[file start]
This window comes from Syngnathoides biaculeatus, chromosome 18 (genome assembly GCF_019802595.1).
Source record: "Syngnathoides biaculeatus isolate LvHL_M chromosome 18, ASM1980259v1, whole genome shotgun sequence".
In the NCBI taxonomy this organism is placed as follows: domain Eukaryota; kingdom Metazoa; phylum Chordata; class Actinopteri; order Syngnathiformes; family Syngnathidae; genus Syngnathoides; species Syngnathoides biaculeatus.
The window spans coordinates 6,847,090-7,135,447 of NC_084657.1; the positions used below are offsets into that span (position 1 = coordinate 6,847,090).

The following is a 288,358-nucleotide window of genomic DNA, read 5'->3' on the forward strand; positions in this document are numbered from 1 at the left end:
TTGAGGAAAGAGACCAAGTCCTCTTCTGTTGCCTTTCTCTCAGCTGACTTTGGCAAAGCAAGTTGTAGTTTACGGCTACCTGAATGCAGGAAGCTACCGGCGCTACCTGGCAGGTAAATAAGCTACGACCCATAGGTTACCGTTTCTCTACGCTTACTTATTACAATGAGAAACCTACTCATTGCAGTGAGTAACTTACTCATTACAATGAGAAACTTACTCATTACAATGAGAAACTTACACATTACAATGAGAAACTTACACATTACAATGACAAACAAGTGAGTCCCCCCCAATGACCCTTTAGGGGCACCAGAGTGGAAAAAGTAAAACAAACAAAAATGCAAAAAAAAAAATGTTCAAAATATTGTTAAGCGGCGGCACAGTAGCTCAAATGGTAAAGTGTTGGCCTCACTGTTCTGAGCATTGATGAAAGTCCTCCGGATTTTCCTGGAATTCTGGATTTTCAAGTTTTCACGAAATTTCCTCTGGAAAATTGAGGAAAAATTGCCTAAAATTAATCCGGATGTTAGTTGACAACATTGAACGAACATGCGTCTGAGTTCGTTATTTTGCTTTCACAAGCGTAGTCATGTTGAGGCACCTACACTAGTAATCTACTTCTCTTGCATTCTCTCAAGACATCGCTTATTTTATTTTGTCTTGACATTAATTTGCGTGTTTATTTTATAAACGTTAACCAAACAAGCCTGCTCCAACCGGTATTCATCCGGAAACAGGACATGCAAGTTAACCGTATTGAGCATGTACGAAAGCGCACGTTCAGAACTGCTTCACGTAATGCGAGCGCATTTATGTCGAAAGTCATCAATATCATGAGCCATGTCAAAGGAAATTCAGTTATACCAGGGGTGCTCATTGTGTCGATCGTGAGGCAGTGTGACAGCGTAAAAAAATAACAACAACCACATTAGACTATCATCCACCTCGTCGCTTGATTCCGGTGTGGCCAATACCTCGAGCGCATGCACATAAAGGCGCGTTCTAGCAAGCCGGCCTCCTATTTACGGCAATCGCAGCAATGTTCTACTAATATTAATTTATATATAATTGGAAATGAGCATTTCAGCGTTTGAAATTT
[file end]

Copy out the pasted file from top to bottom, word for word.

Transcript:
This window comes from Syngnathoides biaculeatus, chromosome 18 (genome assembly GCF_019802595.1).
Source record: "Syngnathoides biaculeatus isolate LvHL_M chromosome 18, ASM1980259v1, whole genome shotgun sequence".
In the NCBI taxonomy this organism is placed as follows: domain Eukaryota; kingdom Metazoa; phylum Chordata; class Actinopteri; order Syngnathiformes; family Syngnathidae; genus Syngnathoides; species Syngnathoides biaculeatus.
The window spans coordinates 6,847,090-7,135,447 of NC_084657.1; the positions used below are offsets into that span (position 1 = coordinate 6,847,090).

The following is a 288,358-nucleotide window of genomic DNA, read 5'->3' on the forward strand; positions in this document are numbered from 1 at the left end:
TTGAGGAAAGAGACCAAGTCCTCTTCTGTTGCCTTTCTCTCAGCTGACTTTGGCAAAGCAAGTTGTAGTTTACGGCTACCTGAATGCAGGAAGCTACCGGCGCTACCTGGCAGGTAAATAAGCTACGACCCATAGGTTACCGTTTCTCTACGCTTACTTATTACAATGAGAAACCTACTCATTGCAGTGAGTAACTTACTCATTACAATGAGAAACTTACTCATTACAATGAGAAACTTACACATTACAATGAGAAACTTACACATTACAATGACAAACAAGTGAGTCCCCCCCAATGACCCTTTAGGGGCACCAGAGTGGAAAAAGTAAAACAAACAAAAATGCAAAAAAAAAAATGTTCAAAATATTGTTAAGCGGCGGCACAGTAGCTCAAATGGTAAAGTGTTGGCCTCACTGTTCTGAGCATTGATGAAAGTCCTCCGGATTTTCCTGGAATTCTGGATTTTCAAGTTTTCACGAAATTTCCTCTGGAAAATTGAGGAAAAATTGCCTAAAATTAATCCGGATGTTAGTTGACAACATTGAACGAACATGCGTCTGAGTTCGTTATTTTGCTTTCACAAGCGTAGTCATGTTGAGGCACCTACACTAGTAATCTACTTCTCTTGCATTCTCTCAAGACATCGCTTATTTTATTTTGTCTTGACATTAATTTGCGTGTTTATTTTATAAACGTTAACCAAACAAGCCTGCTCCAACCGGTATTCATCCGGAAACAGGACATGCAAGTTAACCGTATTGAGCATGTACGAAAGCGCACGTTCAGAACTGCTTCACGTAATGCGAGCGCATTTATGTCGAAAGTCATCAATATCATGAGCCATGTCAAAGGAAATTCAGTTATACCAGGGGTGCTCATTGTGTCGATCGTGAGGCAGTGTGACAGCGTAAAAAAATAACAACAACCACATTAGACTATCATCCACCTCGTCGCTTGATTCCGGTGTGGCCAATACCTCGAGCGCATGCACATAAAGGCGCGTTCTAGCAAGCCGGCCTCCTATTTACGGCAATCGCAGCAATGTTCTACTAATATTAATTTATATATAATTGGAAATGAGCATTTCAGCGTTTGAAATTT